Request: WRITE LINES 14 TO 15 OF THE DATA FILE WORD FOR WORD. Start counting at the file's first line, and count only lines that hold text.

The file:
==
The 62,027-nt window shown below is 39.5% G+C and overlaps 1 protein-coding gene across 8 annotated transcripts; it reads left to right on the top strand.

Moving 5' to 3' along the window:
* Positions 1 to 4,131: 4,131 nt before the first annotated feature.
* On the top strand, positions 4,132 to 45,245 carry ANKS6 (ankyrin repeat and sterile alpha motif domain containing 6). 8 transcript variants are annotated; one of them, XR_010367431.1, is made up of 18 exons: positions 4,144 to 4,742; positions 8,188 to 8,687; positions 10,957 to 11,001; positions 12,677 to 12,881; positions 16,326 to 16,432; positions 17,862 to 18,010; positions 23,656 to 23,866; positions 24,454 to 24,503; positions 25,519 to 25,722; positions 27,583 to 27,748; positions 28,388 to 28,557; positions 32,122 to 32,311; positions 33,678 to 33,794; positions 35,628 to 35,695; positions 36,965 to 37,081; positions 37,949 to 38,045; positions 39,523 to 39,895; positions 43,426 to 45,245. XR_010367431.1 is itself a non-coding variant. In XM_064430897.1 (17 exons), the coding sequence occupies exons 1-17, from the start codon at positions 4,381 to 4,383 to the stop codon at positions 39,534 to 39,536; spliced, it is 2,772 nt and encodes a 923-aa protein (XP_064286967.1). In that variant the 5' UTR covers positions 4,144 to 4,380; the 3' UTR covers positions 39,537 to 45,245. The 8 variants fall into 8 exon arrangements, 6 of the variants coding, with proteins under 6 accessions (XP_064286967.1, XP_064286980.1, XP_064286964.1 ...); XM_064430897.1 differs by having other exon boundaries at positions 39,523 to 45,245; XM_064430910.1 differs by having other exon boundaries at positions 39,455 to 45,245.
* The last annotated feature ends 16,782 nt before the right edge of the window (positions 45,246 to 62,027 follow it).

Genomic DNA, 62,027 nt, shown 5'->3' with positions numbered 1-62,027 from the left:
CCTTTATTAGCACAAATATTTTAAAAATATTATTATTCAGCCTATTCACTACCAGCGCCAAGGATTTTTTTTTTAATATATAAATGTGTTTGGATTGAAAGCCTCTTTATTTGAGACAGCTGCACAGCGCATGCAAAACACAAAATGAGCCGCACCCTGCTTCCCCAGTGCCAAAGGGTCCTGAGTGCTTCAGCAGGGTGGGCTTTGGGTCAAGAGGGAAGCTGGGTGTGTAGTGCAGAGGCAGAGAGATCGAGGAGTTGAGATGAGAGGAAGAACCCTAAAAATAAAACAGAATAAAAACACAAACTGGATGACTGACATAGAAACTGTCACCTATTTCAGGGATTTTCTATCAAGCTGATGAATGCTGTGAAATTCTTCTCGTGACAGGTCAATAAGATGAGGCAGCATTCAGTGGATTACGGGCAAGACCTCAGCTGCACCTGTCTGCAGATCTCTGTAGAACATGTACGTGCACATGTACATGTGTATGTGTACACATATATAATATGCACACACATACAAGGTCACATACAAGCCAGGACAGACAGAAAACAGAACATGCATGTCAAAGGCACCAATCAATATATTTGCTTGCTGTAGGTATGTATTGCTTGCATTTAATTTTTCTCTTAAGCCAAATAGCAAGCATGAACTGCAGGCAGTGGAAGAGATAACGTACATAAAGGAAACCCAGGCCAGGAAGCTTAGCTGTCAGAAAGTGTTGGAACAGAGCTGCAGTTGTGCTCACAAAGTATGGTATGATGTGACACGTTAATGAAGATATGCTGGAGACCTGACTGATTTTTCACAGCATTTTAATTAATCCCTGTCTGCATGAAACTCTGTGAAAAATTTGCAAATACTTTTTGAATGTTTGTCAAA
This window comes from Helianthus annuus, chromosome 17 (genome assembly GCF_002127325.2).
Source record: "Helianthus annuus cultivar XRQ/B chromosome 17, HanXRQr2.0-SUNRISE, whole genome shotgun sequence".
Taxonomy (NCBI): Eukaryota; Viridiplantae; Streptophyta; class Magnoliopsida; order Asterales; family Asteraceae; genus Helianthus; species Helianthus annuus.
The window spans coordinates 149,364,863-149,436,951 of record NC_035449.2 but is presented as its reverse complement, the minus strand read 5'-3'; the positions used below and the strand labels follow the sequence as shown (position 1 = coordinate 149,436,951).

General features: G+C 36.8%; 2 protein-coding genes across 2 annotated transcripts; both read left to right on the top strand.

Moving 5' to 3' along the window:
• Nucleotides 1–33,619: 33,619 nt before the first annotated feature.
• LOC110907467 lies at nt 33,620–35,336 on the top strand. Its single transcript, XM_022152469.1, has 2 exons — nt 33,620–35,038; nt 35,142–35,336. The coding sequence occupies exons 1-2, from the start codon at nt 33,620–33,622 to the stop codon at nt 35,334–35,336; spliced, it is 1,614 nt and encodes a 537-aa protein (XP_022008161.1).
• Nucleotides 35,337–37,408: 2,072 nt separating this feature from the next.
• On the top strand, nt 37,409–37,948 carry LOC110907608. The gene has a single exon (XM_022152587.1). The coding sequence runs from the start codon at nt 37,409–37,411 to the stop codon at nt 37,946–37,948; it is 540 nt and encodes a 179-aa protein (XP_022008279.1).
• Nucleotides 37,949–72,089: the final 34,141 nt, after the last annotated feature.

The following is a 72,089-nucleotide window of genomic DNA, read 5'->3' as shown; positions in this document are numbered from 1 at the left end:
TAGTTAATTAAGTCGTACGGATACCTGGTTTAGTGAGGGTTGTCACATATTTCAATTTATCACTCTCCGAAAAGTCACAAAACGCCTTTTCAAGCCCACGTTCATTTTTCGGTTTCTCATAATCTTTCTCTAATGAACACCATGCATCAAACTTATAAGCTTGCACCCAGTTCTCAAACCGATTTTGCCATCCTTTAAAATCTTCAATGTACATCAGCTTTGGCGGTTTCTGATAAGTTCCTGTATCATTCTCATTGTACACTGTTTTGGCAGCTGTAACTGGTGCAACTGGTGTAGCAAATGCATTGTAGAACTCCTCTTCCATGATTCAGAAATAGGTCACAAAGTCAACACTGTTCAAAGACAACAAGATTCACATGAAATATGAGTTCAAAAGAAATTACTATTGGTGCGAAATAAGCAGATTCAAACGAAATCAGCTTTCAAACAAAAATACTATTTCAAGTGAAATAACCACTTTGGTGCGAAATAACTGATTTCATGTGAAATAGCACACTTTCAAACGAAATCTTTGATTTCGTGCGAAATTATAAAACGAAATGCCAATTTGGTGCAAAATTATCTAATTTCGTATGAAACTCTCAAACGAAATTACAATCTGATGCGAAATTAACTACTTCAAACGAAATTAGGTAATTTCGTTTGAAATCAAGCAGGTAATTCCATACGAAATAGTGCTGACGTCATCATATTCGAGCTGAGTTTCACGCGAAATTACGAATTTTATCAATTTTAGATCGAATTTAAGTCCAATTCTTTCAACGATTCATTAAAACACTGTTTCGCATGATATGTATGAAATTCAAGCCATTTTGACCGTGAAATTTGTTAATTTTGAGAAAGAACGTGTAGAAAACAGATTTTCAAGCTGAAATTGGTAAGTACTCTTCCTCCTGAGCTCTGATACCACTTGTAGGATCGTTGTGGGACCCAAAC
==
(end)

• Nucleotides 1–33,619: 33,619 nt before the first annotated feature.
• LOC110907467 lies at nt 33,620–35,336 on the top strand. Its single transcript, XM_022152469.1, has 2 exons — nt 33,620–35,038; nt 35,142–35,336. The coding sequence occupies exons 1-2, from the start codon at nt 33,620–33,622 to the stop codon at nt 35,334–35,336; spliced, it is 1,614 nt and encodes a 537-aa protein (XP_022008161.1).